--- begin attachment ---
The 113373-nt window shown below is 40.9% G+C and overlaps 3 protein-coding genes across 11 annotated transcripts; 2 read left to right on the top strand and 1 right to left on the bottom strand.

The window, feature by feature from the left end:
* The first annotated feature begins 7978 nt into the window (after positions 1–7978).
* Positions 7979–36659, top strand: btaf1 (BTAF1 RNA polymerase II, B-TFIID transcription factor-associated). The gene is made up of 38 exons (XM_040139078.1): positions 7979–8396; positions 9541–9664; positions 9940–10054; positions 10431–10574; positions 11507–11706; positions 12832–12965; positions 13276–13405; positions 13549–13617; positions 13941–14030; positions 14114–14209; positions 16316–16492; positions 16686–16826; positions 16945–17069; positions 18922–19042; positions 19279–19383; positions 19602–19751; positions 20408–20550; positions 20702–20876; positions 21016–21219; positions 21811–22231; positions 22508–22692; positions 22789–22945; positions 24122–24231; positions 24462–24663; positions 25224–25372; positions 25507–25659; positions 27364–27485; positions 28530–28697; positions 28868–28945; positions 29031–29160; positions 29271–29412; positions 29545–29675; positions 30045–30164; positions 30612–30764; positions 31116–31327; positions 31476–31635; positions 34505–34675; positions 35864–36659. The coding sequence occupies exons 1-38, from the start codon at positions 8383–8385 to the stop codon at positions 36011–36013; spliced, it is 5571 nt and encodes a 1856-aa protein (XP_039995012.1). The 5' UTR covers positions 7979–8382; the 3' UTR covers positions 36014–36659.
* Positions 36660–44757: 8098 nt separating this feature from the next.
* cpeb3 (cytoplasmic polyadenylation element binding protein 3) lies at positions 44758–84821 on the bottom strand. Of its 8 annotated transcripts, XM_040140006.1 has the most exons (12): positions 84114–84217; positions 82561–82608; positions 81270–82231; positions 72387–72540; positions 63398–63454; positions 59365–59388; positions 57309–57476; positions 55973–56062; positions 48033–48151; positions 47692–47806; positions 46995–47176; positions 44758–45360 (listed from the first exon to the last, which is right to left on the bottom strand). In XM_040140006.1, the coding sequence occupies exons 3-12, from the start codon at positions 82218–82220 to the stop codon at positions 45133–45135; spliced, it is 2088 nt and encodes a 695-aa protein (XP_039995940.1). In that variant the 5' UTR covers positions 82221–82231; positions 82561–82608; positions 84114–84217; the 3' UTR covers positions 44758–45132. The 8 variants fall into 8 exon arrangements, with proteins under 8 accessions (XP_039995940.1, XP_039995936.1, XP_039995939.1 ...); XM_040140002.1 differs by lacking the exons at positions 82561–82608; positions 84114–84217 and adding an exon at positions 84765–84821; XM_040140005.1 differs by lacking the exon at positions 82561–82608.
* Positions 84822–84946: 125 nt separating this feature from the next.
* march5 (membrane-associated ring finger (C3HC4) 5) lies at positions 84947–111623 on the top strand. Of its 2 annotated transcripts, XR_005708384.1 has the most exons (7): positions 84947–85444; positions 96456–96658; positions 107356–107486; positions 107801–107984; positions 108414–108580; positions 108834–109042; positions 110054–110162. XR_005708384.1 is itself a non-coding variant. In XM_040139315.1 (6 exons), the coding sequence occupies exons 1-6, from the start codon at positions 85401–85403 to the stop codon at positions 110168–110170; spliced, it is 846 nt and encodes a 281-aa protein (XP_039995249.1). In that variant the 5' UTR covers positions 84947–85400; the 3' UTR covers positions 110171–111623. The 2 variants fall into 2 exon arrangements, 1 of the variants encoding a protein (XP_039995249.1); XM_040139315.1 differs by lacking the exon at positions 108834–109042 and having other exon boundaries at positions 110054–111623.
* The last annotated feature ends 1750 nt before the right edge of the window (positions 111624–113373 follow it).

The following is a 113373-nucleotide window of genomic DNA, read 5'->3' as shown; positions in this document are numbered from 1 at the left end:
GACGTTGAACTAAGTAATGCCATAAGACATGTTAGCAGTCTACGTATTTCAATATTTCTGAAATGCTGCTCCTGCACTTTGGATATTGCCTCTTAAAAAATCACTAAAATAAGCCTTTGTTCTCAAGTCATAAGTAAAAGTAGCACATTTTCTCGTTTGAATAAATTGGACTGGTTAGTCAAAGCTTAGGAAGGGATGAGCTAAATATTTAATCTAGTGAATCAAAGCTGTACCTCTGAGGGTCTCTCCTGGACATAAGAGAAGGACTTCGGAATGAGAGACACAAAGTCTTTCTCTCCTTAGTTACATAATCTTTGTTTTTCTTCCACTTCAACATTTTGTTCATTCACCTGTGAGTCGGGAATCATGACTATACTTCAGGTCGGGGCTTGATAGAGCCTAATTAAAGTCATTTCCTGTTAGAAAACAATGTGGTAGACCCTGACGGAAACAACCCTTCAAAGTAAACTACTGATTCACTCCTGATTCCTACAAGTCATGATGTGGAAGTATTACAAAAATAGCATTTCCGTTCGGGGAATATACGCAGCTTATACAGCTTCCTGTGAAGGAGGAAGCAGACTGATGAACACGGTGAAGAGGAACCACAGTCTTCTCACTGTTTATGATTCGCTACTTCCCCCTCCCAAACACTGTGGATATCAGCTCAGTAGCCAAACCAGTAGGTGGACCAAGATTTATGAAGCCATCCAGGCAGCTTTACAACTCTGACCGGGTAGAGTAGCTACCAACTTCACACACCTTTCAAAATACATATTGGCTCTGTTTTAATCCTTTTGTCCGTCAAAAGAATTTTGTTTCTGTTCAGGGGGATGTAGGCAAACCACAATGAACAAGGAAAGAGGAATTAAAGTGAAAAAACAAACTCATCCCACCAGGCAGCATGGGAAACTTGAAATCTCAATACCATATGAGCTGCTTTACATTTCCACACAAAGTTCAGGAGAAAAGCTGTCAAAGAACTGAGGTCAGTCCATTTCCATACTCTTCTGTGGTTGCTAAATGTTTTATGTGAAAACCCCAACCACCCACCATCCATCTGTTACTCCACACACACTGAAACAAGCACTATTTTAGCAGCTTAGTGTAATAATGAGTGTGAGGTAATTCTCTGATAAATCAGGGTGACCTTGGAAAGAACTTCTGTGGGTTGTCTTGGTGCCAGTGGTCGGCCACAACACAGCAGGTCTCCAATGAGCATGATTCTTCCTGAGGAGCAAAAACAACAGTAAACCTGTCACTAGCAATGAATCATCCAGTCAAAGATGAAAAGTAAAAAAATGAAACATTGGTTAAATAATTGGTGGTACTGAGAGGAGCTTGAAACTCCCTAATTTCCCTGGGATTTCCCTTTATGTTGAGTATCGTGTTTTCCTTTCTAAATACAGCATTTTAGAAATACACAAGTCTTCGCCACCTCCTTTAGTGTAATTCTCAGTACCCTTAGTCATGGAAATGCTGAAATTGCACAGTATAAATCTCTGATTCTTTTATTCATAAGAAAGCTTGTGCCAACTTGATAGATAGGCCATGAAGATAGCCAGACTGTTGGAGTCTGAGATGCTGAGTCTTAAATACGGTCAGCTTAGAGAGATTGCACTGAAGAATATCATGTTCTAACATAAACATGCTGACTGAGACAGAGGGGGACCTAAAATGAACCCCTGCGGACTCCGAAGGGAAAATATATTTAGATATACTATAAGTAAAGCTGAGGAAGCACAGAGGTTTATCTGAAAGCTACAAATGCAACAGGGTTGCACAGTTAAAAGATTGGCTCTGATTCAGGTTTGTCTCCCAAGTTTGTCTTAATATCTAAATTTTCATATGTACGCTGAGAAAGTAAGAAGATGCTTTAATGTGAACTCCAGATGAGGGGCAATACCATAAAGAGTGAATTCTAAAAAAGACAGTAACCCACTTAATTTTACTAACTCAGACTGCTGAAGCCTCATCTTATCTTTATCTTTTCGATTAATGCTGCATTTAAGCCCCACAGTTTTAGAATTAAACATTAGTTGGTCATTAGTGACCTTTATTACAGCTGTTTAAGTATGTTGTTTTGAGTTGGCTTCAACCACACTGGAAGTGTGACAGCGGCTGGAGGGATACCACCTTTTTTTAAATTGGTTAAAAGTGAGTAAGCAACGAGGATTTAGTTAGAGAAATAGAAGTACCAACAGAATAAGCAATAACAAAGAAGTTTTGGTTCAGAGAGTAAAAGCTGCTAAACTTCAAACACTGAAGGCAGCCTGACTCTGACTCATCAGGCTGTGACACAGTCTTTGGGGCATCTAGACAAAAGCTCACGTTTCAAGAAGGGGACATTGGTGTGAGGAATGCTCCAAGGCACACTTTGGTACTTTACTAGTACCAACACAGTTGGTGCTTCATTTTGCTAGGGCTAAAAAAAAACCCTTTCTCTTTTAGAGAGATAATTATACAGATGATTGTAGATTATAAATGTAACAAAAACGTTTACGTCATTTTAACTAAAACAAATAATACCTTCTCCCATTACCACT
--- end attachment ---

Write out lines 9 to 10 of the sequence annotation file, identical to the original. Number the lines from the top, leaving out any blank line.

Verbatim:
* The last annotated feature ends 1750 nt before the right edge of the window (positions 111624–113373 follow it).

The following is a 113373-nucleotide window of genomic DNA, read 5'->3' as shown; positions in this document are numbered from 1 at the left end: